The (Ikea) Monkey Trial: Yasmin Nakhuda fights for return of macaque

Owner alleges tiny primate was illegally seized

OSHAWA, Ont. – A judge in Oshawa, Ont., is to hear a motion today on whether a Japanese macaque monkey named Darwin should be returned to a Toronto woman.

Yasmin Nakhuda alleges the tiny primate was illegally taken from her by Toronto animal control officials and moved to the Story Book Farm Primate Sanctuary in Sunderland, Ont.

The sanctuary is asking the judge to adjourn the case for several reasons, including a request for more time to gather evidence.

The young monkey captured worldwide attention earlier this month when he was spotted wandering in a Toronto Ikea parking lot wearing a tiny shearling coat.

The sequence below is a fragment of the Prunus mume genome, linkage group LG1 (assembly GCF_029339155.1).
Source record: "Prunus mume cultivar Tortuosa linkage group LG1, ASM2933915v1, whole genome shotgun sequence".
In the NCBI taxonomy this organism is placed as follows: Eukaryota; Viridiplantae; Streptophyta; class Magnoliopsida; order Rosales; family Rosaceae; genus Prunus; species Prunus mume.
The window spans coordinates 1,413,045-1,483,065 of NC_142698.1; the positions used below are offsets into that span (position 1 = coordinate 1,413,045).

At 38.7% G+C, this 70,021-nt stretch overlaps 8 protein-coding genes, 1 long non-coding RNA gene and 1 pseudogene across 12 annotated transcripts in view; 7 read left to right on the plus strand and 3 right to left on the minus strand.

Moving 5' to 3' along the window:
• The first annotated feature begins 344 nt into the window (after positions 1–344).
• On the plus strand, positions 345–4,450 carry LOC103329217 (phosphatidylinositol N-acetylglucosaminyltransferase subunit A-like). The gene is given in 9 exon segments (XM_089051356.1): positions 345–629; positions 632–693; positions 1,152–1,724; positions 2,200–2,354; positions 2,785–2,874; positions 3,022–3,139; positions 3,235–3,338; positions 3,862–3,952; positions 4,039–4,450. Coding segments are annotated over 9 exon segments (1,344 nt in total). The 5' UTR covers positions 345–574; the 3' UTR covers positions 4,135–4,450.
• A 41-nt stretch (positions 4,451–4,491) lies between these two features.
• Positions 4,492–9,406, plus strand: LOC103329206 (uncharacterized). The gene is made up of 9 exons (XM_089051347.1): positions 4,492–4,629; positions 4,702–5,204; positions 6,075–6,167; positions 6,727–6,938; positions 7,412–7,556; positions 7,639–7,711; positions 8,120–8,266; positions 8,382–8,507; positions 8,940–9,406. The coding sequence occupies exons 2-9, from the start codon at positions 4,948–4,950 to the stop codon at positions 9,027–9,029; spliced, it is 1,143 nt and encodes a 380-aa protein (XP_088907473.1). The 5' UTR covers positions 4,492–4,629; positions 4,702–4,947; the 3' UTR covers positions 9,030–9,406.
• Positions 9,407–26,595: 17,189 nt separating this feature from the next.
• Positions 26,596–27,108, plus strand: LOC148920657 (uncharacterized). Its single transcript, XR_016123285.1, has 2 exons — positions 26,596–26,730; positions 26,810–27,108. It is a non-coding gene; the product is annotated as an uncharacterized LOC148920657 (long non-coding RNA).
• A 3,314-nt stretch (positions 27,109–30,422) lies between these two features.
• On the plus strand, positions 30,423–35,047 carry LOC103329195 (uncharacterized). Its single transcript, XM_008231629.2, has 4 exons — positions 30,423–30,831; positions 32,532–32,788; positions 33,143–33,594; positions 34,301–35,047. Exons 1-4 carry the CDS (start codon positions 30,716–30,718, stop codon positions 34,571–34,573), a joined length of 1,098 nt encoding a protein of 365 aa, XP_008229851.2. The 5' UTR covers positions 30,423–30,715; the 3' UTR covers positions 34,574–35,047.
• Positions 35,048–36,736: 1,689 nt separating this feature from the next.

In court documents, Nakhuda says she, her husband and their two kids would be willing to move to a city that allows monkeys in order to keep Darwin, whom they consider part of the family.

The sanctuary claims in its court filing that it now owns Darwin, arguing that unlike domestic animals, wild animals are owned by the person that possesses them and Nakhuda voluntarily turned the monkey over to Toronto Animal Services.

Nakhuda protested at a Toronto Animal Services office Wednesday as part of her efforts to get Darwin back.

About 15 people urging animal services to “free Darwin” turned out to support Nakhuda, who is a real estate lawyer.

Nakhuda says she was never given the chance to remedy the situation after being fined $240 for breaking the city’s prohibited-animal bylaw.

“I’ve spoken to a number of people in the legal community and they do agree that there is no statute allowing the city to take an animal away based on the circumstances,” she said Wednesday.

“Hopefully, based on the law, the judge will decide that Darwin should be returned to his rightful owner,” Nakhuda said at the protest.

Looking for more?

Get the Best of Maclean's sent straight to your inbox. Sign up for news, commentary and analysis.